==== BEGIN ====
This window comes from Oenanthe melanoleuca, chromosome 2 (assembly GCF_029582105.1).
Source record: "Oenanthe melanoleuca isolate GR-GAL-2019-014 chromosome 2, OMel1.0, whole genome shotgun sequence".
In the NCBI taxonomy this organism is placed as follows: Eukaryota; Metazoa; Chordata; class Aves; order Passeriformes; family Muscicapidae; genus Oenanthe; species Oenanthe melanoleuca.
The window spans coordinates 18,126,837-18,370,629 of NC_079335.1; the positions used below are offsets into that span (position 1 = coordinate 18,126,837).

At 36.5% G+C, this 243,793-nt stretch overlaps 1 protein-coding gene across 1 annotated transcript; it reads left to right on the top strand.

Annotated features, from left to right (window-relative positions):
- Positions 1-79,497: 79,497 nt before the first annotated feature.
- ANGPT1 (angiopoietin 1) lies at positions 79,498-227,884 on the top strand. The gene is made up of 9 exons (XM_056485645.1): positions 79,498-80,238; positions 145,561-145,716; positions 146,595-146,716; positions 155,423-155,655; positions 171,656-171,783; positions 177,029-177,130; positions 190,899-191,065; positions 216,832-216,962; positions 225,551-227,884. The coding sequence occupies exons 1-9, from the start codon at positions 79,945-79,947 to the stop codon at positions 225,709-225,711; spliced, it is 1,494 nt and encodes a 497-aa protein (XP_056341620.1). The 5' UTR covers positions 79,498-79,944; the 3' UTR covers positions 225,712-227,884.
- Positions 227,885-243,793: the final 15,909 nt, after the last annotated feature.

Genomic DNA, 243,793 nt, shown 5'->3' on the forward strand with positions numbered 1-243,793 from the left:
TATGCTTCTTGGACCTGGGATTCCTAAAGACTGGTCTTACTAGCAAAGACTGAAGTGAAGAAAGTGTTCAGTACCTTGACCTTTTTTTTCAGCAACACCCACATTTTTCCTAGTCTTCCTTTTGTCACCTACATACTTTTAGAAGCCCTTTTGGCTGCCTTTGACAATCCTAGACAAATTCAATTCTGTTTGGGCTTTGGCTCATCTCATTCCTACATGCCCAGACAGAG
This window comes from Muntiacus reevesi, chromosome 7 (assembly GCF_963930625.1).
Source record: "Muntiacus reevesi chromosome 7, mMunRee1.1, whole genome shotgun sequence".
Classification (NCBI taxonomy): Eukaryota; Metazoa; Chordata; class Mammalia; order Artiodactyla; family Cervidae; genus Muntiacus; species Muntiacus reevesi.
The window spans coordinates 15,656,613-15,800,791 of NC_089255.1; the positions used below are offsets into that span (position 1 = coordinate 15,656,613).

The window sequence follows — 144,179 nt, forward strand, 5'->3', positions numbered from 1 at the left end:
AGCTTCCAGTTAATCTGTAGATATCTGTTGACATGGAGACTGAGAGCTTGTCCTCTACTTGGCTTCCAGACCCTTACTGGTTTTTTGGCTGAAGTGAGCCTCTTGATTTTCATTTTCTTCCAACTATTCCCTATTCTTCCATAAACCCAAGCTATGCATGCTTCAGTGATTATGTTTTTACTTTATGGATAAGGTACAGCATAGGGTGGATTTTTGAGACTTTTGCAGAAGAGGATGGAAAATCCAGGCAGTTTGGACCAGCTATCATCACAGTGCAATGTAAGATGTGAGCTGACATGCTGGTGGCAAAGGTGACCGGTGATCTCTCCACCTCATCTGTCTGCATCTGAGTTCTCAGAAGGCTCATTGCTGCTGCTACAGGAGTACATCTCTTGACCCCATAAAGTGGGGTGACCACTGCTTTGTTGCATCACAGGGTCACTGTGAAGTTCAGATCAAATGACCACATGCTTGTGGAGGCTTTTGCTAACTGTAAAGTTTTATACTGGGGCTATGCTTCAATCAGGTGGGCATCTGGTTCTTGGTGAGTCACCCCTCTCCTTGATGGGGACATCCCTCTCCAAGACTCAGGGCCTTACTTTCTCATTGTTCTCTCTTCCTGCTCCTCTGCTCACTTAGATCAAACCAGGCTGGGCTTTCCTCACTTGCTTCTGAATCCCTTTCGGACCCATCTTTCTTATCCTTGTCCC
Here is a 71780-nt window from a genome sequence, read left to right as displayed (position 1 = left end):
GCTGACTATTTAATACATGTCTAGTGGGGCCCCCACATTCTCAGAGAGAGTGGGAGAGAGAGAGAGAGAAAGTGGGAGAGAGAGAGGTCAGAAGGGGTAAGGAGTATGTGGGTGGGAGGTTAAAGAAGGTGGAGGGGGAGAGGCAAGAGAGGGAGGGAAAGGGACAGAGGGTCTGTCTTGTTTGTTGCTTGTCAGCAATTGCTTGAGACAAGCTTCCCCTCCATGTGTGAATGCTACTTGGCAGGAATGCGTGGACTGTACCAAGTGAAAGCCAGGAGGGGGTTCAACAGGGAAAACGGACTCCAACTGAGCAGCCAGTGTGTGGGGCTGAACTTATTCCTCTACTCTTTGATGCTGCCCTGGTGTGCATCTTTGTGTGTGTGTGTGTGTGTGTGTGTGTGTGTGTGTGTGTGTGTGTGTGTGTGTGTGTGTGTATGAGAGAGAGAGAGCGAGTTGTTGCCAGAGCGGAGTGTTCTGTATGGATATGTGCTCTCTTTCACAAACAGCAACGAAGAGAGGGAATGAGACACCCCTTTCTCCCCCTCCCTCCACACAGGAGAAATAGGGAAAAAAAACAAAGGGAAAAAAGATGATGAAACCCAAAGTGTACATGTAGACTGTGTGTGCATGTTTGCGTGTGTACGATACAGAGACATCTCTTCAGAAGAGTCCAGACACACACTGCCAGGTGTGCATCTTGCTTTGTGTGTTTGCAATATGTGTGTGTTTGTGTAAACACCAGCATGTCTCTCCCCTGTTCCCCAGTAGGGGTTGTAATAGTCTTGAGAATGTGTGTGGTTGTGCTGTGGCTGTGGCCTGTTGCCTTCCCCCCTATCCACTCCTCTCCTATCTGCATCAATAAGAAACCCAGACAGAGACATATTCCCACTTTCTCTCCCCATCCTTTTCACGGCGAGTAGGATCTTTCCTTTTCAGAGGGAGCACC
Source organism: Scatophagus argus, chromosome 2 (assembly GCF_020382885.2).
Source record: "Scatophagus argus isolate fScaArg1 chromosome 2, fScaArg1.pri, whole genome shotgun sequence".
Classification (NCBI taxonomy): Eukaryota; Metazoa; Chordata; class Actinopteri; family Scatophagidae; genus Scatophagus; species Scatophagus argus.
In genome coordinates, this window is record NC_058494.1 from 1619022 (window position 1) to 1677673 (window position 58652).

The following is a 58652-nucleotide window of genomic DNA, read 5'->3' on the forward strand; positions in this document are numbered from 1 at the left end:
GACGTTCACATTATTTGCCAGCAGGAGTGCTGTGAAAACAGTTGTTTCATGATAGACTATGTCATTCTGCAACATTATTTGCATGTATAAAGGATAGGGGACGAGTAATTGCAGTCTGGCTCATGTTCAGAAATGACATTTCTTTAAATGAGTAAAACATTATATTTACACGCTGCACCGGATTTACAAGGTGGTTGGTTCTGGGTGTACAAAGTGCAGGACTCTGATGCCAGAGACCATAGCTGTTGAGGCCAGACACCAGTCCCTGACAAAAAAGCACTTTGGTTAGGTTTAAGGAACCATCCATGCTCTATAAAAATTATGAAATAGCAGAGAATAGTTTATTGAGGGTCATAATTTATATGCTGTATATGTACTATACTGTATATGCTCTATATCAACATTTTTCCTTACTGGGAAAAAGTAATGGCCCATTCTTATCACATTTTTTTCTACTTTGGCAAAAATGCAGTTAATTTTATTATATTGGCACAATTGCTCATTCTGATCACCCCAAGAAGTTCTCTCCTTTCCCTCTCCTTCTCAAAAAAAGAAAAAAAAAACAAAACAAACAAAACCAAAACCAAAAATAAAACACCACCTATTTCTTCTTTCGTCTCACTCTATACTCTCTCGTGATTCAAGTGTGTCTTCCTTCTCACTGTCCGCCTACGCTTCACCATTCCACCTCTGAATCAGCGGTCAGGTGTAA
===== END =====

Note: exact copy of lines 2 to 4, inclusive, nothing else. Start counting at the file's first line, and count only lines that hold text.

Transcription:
Source record: "Oenanthe melanoleuca isolate GR-GAL-2019-014 chromosome 2, OMel1.0, whole genome shotgun sequence".
In the NCBI taxonomy this organism is placed as follows: Eukaryota; Metazoa; Chordata; class Aves; order Passeriformes; family Muscicapidae; genus Oenanthe; species Oenanthe melanoleuca.
The window spans coordinates 18,126,837-18,370,629 of NC_079335.1; the positions used below are offsets into that span (position 1 = coordinate 18,126,837).